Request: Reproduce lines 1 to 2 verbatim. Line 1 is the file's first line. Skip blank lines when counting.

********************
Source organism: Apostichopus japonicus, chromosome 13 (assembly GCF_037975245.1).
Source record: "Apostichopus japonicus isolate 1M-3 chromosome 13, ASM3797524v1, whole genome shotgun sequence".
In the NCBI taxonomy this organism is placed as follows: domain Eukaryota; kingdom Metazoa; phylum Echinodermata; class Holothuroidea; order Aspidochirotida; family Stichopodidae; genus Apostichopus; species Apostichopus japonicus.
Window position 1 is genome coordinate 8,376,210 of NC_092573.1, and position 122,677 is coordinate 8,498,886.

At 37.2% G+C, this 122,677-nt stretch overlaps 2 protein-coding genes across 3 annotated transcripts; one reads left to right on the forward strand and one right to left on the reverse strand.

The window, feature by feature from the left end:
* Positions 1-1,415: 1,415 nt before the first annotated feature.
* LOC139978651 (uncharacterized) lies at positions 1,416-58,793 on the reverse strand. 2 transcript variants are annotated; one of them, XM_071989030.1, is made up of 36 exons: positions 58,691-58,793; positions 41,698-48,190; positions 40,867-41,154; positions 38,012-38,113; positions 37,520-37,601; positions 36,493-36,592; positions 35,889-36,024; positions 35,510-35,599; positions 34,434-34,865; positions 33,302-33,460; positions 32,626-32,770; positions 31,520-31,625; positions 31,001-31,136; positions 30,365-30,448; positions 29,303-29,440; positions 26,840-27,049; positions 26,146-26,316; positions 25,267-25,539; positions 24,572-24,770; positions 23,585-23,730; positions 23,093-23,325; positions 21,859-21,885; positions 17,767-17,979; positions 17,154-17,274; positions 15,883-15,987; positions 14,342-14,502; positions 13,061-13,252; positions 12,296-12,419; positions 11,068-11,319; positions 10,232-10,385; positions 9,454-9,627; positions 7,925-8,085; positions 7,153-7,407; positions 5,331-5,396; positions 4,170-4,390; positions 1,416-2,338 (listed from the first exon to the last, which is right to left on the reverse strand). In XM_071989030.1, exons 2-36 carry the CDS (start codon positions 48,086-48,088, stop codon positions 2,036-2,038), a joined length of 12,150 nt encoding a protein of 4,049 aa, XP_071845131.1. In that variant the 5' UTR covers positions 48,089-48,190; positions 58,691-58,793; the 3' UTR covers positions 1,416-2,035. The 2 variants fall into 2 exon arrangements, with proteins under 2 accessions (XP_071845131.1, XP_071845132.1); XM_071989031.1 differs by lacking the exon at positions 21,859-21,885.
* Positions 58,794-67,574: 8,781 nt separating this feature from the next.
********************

Source organism: Apostichopus japonicus, chromosome 13 (assembly GCF_037975245.1).
Source record: "Apostichopus japonicus isolate 1M-3 chromosome 13, ASM3797524v1, whole genome shotgun sequence".